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The Opportunity

VegetablesWhile Hudson Valley agriculture experienced a long-term decline following World War II, a new generation of specialty growers has revitalized farming in the Valley, bringing fresh fruits and vegetables to Valley residents and adding them to the menus of the most sophisticated restaurants in New York City. In fact, the most recent Census of Agriculture showed that the amount of farmland in the Valley has actually increased in the 21st Century, the first such increase in over 50 years.

The Valley’s wineries have played a central role in this revival. Until the 1970s only a handful of wineries existed in the region. In 1982 the Hudson River AVA was designated. By the 21st Century, wine-making in the Valley was revitalized, with 1,000 tons of grapes being grown annually and with 42 wineries established along both banks of the Hudson.

This renaissance in Hudson Valley food and wine contributes to the region’s overall quality of life. The resulting open space, scenic vistas, and bounty of high-quality food and wine are important ingredients in the region’s thriving tourism sector. These amenities also play a central role in retaining and attracting a talented workforce that enables the region to compete in a variety of industries in the global economy.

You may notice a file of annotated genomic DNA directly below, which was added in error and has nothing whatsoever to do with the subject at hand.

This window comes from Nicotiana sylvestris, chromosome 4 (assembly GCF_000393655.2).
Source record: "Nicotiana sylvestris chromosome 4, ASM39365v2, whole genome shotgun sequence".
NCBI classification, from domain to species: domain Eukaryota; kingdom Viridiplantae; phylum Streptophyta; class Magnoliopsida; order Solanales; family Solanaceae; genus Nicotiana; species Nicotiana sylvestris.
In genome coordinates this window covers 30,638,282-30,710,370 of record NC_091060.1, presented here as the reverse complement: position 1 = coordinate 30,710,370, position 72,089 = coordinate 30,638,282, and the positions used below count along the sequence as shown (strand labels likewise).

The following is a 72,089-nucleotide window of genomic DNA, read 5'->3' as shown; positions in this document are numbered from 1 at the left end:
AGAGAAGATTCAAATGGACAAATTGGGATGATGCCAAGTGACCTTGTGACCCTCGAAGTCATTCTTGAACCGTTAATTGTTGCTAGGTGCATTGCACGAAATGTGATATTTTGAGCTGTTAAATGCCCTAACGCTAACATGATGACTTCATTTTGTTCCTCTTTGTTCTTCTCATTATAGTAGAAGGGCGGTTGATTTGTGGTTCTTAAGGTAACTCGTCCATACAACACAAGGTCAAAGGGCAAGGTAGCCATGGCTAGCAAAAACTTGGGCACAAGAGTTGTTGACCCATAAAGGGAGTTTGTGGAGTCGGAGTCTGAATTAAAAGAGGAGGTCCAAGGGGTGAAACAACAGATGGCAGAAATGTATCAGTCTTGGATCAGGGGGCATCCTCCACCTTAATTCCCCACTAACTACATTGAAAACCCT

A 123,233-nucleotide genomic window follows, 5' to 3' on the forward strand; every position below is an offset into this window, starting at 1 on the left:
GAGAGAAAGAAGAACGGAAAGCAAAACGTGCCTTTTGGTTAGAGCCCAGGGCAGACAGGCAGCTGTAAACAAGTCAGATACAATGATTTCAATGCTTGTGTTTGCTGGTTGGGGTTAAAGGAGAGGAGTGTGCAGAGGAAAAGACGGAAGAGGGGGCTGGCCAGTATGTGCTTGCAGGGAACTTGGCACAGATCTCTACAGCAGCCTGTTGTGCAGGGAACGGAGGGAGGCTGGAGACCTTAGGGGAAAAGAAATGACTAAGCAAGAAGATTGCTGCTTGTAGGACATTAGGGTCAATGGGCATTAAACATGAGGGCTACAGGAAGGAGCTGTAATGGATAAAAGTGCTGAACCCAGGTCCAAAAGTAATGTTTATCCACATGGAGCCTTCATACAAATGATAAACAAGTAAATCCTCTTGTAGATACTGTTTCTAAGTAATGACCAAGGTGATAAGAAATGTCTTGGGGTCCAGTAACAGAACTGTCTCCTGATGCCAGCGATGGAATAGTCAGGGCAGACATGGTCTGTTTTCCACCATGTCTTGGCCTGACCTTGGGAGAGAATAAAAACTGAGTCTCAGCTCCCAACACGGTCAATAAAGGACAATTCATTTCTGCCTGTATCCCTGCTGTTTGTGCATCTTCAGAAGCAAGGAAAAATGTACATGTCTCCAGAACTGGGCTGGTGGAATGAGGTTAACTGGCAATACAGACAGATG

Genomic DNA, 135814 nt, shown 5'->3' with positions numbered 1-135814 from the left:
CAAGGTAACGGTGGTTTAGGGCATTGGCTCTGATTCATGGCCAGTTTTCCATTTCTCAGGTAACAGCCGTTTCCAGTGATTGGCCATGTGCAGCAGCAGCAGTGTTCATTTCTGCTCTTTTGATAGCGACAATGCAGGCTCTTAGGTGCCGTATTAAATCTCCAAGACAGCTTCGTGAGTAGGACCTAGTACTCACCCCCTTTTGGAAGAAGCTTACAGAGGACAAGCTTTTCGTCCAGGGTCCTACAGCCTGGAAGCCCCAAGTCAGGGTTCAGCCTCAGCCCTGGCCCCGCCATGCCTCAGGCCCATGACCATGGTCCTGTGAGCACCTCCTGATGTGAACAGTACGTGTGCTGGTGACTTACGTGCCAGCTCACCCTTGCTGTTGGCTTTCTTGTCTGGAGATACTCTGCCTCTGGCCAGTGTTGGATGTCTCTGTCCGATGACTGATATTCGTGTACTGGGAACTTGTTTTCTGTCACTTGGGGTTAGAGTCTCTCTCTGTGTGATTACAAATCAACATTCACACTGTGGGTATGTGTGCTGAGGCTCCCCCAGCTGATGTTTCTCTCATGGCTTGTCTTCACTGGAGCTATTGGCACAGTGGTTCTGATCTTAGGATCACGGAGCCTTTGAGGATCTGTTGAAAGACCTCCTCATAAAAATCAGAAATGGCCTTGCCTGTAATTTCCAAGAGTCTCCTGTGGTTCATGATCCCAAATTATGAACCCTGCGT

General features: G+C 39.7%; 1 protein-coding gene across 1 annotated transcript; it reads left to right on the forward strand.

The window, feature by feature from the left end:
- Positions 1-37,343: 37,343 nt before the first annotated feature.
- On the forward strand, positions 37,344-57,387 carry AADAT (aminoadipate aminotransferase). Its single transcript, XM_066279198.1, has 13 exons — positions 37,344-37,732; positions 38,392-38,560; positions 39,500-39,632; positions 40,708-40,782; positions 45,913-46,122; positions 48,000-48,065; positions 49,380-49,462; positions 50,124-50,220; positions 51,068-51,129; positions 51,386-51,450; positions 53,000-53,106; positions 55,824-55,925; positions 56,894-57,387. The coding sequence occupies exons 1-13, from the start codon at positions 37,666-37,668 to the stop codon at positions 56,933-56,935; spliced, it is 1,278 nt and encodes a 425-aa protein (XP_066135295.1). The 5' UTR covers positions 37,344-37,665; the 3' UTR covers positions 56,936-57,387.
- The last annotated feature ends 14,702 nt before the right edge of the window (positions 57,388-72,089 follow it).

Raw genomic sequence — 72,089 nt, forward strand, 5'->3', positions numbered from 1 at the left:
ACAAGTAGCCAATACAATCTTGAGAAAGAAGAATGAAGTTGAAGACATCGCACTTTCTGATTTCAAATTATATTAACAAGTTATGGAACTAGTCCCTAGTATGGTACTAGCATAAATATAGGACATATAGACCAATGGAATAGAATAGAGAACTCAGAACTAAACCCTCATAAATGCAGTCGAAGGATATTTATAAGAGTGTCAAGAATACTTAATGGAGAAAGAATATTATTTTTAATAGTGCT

A world class facility highlighting and celebrating the bounty of the Hudson Valley will provide additional impetus to the continued renaissance of food and wine production in America’s first breadbasket. By “building the brand” for Hudson Valley and New York products, the Center will enable growers and producers to improve their sales and profitability.

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